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More Young Women Than Men Think A High-Paying Career Is Important

April 19, 2012

Young businesswomanAccording to a recent study, more young women now want a successful, high-paying career than their male counterparts.

As reported by Life Inc. the study, released by the Pew Research Center, is based on two surveys that were conducted in 2010 and 2011. The results from these surveys were then compared to a similar survey from 1997. The results showed that 66 percent of young women ages 18 to 34 said that having a successful high-paying career was "very important" or "one of the most important things in life". When it came to men of the same age, however, 59 percent rated a successful career as high. This trend is quite different from 1997 when 56 percent of young women and 58 percent of young men rated a successful career as important.

Although researchers did not explore the reasons behind the role reversal, USA Today noted that it may be due to the fact that in recent years more women than men have pursued higher education.

"In the last few decades, women have made major gains in higher education," said Kim Parker, associate director of Pew's Social & Demographic Trends project, to USA Today. "This younger generation of women are more highly skilled and educated, so they can compete in a different way."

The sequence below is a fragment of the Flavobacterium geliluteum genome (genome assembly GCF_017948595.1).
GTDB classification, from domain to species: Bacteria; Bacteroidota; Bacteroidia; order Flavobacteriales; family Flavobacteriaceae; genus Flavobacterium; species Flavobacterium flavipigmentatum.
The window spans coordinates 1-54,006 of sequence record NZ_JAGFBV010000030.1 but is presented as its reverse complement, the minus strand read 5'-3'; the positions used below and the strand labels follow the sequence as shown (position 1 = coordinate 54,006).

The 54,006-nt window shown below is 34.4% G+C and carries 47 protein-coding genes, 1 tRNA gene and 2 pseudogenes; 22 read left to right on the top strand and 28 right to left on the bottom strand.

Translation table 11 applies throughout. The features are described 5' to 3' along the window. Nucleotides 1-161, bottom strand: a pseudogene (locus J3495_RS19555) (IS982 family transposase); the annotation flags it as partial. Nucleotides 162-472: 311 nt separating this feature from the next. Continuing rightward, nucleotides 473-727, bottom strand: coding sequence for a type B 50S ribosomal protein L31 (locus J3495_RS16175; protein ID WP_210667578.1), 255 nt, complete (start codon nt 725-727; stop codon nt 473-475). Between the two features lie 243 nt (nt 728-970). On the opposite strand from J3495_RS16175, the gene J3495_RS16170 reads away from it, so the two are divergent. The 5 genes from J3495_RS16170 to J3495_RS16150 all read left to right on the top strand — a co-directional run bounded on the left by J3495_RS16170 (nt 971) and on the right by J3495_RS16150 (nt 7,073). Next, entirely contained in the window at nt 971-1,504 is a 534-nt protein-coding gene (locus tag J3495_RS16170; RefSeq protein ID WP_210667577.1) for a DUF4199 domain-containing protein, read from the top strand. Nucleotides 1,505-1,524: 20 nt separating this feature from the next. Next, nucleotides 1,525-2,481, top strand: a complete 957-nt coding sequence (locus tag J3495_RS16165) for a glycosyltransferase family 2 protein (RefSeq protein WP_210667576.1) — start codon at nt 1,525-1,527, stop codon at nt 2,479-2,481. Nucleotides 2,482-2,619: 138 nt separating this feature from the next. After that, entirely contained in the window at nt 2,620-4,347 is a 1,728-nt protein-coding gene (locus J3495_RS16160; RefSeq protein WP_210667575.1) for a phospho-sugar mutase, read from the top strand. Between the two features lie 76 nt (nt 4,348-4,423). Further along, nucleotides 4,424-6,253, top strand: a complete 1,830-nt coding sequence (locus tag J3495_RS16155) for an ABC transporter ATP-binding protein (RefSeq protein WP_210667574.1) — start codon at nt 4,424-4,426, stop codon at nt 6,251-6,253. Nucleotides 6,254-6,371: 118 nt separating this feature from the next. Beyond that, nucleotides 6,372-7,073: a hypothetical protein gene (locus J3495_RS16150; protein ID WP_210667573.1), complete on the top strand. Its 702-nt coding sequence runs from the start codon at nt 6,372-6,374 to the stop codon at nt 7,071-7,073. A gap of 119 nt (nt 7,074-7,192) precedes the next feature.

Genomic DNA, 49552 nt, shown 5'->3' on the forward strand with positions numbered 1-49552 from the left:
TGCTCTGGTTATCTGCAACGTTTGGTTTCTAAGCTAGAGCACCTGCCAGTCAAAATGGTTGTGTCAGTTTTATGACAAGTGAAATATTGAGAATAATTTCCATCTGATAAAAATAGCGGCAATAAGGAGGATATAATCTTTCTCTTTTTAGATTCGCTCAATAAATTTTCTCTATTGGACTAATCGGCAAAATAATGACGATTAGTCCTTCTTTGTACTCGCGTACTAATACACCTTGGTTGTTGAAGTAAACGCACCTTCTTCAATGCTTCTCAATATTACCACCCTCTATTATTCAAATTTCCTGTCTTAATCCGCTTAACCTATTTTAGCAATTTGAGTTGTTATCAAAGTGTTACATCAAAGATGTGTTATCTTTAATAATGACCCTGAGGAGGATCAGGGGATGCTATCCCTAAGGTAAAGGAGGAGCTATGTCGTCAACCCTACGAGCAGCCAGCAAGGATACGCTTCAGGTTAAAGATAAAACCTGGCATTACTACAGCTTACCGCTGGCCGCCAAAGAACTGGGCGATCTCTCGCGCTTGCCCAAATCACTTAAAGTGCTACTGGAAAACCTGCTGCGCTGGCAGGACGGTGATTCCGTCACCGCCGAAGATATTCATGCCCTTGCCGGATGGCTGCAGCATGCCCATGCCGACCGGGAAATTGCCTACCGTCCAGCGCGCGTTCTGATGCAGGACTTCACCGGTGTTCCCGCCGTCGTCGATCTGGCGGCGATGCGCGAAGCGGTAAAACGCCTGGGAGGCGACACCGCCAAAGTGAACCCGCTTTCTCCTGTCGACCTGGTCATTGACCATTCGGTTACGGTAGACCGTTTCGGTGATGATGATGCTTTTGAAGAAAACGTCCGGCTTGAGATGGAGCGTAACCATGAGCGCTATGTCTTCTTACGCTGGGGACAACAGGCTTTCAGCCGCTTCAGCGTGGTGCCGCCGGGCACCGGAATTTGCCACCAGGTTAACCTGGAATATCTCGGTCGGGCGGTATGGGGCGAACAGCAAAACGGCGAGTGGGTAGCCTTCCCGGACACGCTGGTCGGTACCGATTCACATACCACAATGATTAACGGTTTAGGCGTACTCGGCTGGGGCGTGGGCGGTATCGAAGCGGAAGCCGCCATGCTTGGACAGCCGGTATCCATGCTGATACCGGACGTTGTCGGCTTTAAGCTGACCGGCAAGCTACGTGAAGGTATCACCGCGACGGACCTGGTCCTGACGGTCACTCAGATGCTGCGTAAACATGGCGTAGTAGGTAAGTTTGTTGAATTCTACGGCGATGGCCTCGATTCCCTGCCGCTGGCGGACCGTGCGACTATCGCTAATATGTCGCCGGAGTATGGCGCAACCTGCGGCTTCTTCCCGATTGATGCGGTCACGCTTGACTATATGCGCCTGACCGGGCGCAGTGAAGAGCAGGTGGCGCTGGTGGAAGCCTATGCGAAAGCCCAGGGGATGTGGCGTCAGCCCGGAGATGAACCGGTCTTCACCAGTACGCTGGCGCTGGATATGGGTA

Indeed, various research has shown that more women are earning degrees than men and that the gender wage gap is narrowing.

The Washington Post took a difference stance, however, noting that the Center for American Progress released a report showing that many mothers who are in the workforce are there out of economic necessity.

Researchers stated that it is unclear whether women will still be as ambitious once they get older. According to the study, 42 percent of women and 43 percent of men ages 35 to 64 placed a successful career high on their list of life priorities.

"It'll be interesting to see if this plays out for [young women] or if they end up running into glass ceilings or too many challenges in terms of balancing work and family," said Parker to Life Inc.

The study also looked at other key aspects of life and found that both men and women felt being a good parent and having a successful marriage was more important than having a successful high-paying job. However, these things were more important to young women than they were to young men.

"[Young women are] not backing away from wanting a successful marriage and wanting to be a successful parent. They're saying they want all of those things," said Parker in Life Inc.


Compiled by Heidi M. Agustin

Sources:

"A Gender Reversal On Career Aspirations," pewsocialtrends.org, April 19, 2012, Eileen Patten and Kim Parker

"More young women want high-paying career, Pew finds," usatoday.com, April 19, 2012, Laura Petrecca

"Young women surpass men in prioritizing career--and still want family," washingtonpost.com, April 19, 2012, Janice D'Arcy

"Young women want it all, perhaps more than young men," lifeinc.today.msnbc.msn.com, April 19, 2012, Allison Linn

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